Sunday, 29 November 2009

Sparks of the Summer Night

As mentioned in an earlier post, Swedish National Radio commissioned the group Sparks to produce a radio musical some time ago. Their only proviso was that it should touch on some Swedish theme. As Ron Mael wryly observed, they didn’t think they could get much material out of a musical about Volvos, so they settled instead on Ingmar Bergman as a subject. The result, entitled The Seduction of Ingmar Bergman, was broadcast on Stuart Maconie’s Radio 6 programme The Freak Zone a couple of weeks ago with an ensuing Q&A, and is soon to be released on CD. Maconie chose a few apposite Swedish themed tracks to start proceedings off, including, of course, Scott Walker’s magisterial The Seventh Seal, with its condensation of the film’s narrative. I guess an airing of John Cage’s 4’33 to represent The Silence would have made pretty poor radio in practice.

The musical was written in the usual Sparks manner, with the arched eyebrow of irony permanently raised. And yet they displayed an evident knowledge of both Bergman and film history in general which gave the themes, lightly addressed as they were, genuine depth. Asked what their own favourite musicals were, both came up with interesting answers which point to a diversity of influences reflected in the mixed sound palette of their skewed contribution to the genre. Russell plumped for The Umbrellas of Cherbourg, Jacques Demy’s pastel-hued enchantment of the humdrum and everyday; Ron, confessing a dislike of the more traditional type of Broadway musical, instead chose Richard Strauss’ late-romantic blast of extreme operatic expressionism, Elekra. Whilst nothing in The Seduction… matches the melancholy charm or insane intensity of those two examples, they provide twin poles of style and approach, opposite ends of a spectrum from which to draw musical and dramatic colour. Kurt Weill somewhere in the middle there too.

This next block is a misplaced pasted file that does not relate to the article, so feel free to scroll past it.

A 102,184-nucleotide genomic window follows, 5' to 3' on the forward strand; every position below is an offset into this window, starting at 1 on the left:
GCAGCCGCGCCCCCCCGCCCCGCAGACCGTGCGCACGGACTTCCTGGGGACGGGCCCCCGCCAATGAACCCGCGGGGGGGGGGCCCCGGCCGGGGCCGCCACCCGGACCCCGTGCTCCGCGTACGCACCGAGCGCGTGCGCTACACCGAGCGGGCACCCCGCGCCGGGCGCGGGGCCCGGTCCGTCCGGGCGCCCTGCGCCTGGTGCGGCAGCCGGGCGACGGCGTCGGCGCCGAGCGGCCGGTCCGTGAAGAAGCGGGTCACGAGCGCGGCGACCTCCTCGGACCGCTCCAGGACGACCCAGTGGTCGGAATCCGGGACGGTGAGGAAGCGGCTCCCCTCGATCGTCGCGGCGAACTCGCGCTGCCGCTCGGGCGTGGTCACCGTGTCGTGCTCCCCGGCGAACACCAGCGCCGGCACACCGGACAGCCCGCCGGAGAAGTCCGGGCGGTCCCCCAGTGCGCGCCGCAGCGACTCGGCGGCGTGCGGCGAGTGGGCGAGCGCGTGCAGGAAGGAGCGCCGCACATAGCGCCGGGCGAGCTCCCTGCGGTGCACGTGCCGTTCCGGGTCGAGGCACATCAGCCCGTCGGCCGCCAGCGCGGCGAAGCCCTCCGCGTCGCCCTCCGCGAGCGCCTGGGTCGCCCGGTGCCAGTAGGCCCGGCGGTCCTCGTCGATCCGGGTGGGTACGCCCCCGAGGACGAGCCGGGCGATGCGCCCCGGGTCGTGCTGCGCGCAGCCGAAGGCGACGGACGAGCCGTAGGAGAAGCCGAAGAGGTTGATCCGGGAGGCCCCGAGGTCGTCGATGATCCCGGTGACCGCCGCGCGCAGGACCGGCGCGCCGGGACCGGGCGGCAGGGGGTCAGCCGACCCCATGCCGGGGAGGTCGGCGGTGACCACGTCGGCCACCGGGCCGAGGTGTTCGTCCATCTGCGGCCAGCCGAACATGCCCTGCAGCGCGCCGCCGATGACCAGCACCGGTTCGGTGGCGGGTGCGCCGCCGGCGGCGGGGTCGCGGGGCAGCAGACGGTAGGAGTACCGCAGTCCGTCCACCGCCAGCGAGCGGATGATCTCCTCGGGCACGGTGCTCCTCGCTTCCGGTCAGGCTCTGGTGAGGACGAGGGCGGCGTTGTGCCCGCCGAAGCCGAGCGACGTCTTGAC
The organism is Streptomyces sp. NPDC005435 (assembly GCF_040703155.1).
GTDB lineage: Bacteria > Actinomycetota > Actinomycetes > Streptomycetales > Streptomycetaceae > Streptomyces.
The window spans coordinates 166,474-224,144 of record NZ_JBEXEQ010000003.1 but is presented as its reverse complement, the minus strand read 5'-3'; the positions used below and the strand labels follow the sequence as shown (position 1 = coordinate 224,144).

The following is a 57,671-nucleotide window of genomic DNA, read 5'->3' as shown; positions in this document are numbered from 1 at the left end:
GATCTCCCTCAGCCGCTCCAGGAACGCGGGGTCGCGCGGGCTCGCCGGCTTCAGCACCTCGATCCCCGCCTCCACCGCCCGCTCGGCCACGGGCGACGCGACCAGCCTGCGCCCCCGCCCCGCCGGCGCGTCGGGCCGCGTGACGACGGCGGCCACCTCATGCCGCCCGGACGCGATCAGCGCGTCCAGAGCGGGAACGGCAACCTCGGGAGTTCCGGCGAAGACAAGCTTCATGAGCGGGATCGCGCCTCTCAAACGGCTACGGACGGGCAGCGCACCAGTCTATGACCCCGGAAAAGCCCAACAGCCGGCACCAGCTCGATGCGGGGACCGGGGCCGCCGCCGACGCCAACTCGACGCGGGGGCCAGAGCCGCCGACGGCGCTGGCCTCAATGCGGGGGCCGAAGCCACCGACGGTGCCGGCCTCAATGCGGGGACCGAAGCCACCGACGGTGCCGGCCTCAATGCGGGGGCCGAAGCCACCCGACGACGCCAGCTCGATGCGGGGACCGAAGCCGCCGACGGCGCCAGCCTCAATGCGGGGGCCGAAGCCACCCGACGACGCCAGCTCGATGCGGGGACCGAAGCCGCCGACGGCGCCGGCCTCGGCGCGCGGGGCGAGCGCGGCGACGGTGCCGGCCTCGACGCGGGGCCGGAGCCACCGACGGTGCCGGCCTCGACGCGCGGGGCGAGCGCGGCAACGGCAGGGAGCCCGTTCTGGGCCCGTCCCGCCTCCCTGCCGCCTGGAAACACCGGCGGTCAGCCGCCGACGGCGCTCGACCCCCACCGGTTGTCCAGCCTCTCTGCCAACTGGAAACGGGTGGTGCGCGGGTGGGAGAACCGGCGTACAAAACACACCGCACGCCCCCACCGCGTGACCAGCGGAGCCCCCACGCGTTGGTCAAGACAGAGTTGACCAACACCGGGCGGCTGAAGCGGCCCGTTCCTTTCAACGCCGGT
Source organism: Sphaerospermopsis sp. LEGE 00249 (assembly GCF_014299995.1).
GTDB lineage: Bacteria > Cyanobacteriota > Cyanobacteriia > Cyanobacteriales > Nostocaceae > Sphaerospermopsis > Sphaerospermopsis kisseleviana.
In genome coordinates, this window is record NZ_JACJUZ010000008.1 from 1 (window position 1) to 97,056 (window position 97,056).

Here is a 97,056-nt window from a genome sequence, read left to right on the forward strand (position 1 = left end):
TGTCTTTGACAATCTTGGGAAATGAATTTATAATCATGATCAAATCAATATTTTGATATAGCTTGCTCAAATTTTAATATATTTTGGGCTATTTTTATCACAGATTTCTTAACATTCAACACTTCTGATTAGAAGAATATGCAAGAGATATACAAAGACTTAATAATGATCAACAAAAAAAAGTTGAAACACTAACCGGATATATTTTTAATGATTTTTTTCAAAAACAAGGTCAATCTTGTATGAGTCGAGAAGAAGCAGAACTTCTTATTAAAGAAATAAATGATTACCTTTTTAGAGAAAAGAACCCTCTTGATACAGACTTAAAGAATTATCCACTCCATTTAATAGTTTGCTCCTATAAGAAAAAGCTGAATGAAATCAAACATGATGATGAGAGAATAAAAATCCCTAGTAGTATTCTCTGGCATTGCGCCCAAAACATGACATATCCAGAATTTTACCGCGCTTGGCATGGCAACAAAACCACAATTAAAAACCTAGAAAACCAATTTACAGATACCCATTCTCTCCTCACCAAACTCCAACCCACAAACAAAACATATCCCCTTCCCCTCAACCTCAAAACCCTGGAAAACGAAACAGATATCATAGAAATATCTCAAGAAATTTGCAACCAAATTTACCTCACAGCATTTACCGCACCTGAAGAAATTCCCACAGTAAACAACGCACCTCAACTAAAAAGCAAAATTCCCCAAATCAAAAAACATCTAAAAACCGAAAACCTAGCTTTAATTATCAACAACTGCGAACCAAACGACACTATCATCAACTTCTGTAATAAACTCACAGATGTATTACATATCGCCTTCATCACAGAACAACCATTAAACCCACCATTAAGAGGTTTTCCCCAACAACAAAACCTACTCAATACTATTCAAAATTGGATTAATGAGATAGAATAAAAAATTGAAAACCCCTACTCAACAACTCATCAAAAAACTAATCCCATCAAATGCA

After a minor key, Satie-esque piano introduction, the musical begins with the announcement of Bergman’s ‘Best Poetic Humour’ award at Cannes for the warm-hearted comedy ‘Smiles of a Summer Night’ over a pounding percussive synthesised beat. The assumption is that this is an atypical work, an interruption of Bergman’s more customary mode of tormented introspection. In fact, comedy was one of several styles he tried out in early films such as A Lesson in Love and the elevator sequence in Waiting Women, and he had a fine comedic actress in Eva Dahlbeck, who is perhaps the central character in Smiles of A Summer Night’s ensemble cast. The Summer Night has its shadows too, with attempted suicide, romantic torment and a humiliating duel inserted between the laughs and the lusty paean to life. Bergman never entirely eschewed comedy, either. Later films include the bawdy farce The Devil’s Eye, the gothic trickery of The Magician (with its eyeball in an inkwell) and the knockabout slapstick of All These Women (a film which I seem in the minority in finding very amusing). But the premise of the musical is that the success of this film alerts Hollywood to his potential as a prestige talent at a time when European cinema had a great deal of cachet, and that he is therefore tempted to stray from his true dark muse.